CES 2018 News

A camera with Zigbee & Z-Wave radios???

The iota features a 1080p camera that can be used for home monitoring purposes, along with a built-in gateway that supports Z-Wave, ZigBee, and abode RF for connecting to hundreds of other devices. Native app support is included for many major smart home brands like Nest, ecobee, Philips Hue, and LIFX.

More a multiprotocol hub with a camera. We are seeing multiples of these now. The Toshiba Symbio mentioned upthread is already shipping.

Zipatile has had one for about a year, although the camera isn’t as good quality as the others, and set up is much more difficult, more like homeseer while the others are intended for mass-market. Nice flat panel format, though.


And LG has been working on one since last year, but hasn’t released it yet.

The new abode model was announced for first-quarter 2018, but isn’t shipping yet. It’s unusual in that they are also promising HomeKit compatibility, but we’ll see what they actually deliver.

Rumor is that wink has been working on one, but I don’t know if they have the research money to create it.

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Ugh as I just bought Abode this weekend! However, this comes at a cost. I got their starter kit for $329 which included a bunch of hardware. I don’t care much about having a streaming camera in their hub and I don’t use Homekit today and not sure how much I will like it. I can always upgrade to the hub later as it sounds like that will be a cheaper option down the road.

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So Ring settled their lawsuit with ADT and re-branded their Alarm, “Ring Alarm” due out this Spring. The real game changer here is not the hardware which looks limited compared to what Abode offers, but the pricing is extremely aggressive. The monthly $10 fee is something a lot of Ring customers were already paying for, and their sensors are pretty affordable too. As someone who is switching from Simplisafe to Abode, I found this interesting as I was waiting for Ring to announce this. It remains to be seen if you can use Ring Alarm with third party zWave sensors and avoid using their own. If you can, this is a real game changer. Also wondering if their 24 x 7 professional monitoring will cover Smoke/CO.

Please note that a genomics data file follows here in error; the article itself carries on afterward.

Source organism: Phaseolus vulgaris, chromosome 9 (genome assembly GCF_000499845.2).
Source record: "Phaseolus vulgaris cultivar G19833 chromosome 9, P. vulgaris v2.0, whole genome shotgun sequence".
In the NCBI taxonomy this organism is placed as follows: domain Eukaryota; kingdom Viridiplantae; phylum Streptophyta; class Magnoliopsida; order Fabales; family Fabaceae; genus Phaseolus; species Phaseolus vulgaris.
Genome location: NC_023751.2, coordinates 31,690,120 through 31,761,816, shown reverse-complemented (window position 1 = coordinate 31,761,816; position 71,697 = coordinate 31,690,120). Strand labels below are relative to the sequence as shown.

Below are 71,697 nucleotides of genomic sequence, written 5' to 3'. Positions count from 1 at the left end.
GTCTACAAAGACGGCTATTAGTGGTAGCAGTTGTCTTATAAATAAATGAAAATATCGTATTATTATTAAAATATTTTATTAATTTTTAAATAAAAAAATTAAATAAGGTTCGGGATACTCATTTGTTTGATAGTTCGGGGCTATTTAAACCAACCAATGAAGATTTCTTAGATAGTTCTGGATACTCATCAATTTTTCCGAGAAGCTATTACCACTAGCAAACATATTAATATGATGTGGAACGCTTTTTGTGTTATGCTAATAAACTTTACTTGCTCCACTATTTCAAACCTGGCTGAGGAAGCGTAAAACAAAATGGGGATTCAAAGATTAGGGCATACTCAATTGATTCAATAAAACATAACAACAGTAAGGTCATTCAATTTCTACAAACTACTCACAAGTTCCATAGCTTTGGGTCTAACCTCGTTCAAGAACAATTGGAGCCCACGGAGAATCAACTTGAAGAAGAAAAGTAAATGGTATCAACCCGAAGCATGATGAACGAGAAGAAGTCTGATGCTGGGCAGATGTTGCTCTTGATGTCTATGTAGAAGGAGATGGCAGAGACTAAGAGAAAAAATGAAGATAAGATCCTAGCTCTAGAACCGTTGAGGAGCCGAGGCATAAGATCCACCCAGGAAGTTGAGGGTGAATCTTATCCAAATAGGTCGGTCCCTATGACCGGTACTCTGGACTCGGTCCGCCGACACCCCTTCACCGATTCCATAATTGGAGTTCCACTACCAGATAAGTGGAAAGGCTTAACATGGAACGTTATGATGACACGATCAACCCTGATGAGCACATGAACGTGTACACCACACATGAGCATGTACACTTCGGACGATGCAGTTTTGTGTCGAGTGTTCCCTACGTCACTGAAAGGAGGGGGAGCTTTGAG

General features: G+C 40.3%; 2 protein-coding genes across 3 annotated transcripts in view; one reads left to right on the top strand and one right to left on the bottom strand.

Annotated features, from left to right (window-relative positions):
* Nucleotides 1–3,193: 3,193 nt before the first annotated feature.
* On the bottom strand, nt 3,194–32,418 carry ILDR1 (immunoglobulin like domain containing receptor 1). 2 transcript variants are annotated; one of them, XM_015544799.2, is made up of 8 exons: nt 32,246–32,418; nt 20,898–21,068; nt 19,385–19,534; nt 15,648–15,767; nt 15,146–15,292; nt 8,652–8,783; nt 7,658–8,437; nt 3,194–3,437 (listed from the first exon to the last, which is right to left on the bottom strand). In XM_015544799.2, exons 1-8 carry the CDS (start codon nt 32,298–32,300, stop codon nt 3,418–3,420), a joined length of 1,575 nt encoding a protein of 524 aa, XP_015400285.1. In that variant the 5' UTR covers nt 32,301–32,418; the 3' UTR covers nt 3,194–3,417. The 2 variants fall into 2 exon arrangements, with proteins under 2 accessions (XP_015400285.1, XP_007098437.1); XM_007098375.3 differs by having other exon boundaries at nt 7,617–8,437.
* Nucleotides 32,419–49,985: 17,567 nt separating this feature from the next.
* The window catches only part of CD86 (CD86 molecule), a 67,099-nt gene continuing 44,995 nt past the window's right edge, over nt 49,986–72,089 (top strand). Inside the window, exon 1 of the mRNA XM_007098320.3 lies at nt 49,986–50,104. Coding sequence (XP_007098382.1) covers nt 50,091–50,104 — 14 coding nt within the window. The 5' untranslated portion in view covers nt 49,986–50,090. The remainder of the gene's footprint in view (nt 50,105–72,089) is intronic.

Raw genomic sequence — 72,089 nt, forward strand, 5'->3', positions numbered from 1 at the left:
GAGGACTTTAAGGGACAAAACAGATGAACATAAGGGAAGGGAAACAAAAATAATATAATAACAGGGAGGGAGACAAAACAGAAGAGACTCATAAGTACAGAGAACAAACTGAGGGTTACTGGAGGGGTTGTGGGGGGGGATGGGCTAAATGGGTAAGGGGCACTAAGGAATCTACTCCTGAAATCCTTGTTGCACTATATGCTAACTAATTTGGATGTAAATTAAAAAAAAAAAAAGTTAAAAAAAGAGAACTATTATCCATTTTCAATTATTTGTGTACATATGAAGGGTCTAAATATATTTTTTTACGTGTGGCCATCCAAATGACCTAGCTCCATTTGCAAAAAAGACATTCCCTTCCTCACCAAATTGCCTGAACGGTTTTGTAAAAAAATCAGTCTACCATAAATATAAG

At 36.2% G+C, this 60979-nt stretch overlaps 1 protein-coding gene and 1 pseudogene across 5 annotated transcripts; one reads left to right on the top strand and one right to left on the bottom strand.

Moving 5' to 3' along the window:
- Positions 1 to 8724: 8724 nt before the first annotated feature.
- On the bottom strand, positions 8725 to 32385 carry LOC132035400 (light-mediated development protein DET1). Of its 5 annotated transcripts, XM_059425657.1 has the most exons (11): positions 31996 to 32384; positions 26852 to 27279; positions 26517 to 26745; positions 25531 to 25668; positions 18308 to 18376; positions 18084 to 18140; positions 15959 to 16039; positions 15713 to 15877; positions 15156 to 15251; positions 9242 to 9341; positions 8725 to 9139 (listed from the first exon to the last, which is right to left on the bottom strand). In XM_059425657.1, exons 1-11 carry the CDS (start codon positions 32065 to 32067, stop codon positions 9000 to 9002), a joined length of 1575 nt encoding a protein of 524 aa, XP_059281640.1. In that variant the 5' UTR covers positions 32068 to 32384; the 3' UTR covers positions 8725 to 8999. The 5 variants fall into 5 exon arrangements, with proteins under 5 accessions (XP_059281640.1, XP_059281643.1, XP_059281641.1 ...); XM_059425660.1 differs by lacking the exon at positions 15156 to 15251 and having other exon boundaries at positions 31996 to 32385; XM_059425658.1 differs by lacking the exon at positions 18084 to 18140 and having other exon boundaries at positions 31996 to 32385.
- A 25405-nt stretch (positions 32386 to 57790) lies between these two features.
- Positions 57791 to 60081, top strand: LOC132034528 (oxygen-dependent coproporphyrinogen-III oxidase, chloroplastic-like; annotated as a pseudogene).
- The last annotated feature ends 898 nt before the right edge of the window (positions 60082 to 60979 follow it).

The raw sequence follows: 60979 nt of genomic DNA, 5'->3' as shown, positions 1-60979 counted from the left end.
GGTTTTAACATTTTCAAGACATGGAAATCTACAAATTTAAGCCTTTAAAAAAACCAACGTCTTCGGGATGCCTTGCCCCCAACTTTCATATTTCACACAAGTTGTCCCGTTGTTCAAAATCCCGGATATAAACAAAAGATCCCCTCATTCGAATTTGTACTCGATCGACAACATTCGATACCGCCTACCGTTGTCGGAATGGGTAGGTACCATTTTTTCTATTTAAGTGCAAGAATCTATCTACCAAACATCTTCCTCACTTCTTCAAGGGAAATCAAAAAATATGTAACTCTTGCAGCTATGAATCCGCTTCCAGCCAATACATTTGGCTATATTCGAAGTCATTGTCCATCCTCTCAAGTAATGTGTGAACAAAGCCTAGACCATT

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Very interesting!

All these systems are aimed at millennials who have expensive stuff but may not have big houses. And are concerned about privacy, but still want integrated cameras.

When you look at any of these security/home automation systems that are coming out, read the fine print carefully. In particular:

  1. how many different home automation devices can you attach to the hub? Many of these new systems have a limit of about 40 devices. (That’s what the new Toshiba hub has, for example.) Remember that smartthings staff have said in the forum that their typical customer has about 15 devices. Many security services report that it takes about 15 sensors to secure a small home. You put those two together, and a couple of cameras, and you’re probably at that limit. But it’s a much smaller number than many smartthings users in this forum are used to.

  2. How many different home automation rules can you set up? Again, a number of these systems have a limit, something that people in this forum are definitely not used to.

  3. is compatibility limited to a specific set of devices? That has been more true, not less, over the last two years, as systems aiming for mass-market “set and forget” appeal want to get more stability.

In addition, as @mbhforum Points out below, some systems limit exactly which sensors are allowed to trigger calls to the professional monitoring service. This is true, for example, of the new ADT/smart things security panel. So just the fact that you can use a particular sensor with the system doesn’t mean you can use it the way you want to. :disappointed_relieved:

So up until early 2017, we often looked at the number of radios in the hub. But now you could have two different hubs with the exact same set of radios, but because of the answers to 1, 2, and 3, Above offer very different experiences for power users. Read carefully!

Also, as we have discussed else we are in the forums. Only a few of the systems will be able to call out the fire department. Many DIY security systems can only call police. So if professionally monitored fire department call outs are important to you, again, read carefully.

I just spoke with Ring support and they said you can use third party zWave sensors to trigger professional monitoring events including Fire/CO. Agreed, the limit of 40 devices would be a showstopper for HA, but I would venture to say for most home from a security perspective, most should fall under this limit.

One fail for the Ring Alarm keypad is it requires a power adapter. Most people mount their keypads on a wall by their door and don’t want an ugly power adapter hanging down and Ring missed the boat here on this one. It does say that it accepts Rechargable Batteries though, but that can be a pain.

Competition is good and if Ring can manage to gain a lot of ADT, Simplisafe and Abode’s customers because of their $10 plan, it will drive down costs.

I am seriously debating if I should wait for Ring to release this as opposed to setting up Abode. Although Abode charges a 20% restocking fee, so this move would now cost me $100. Yikes. I guess I deserve it for buying this right before CES!

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Samsung CES2018 - Promises or Vaporware?

What happened to the the Samsung .@smartthings Extend from CES 2016 .@Timbaxter1 youtu.be/yRSWoUmU5YQ

Samsung should win a #GoldenGlobe for being a Big, Little Liar.

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As a long time Smartthings user, and I see the walls closing in on SmartThings due to their slowing of third party integration.

Yes I do understand that is isn’t only up to them to get this done, but lately they seem to be leaning on their community to do this rather than take care of it themselves.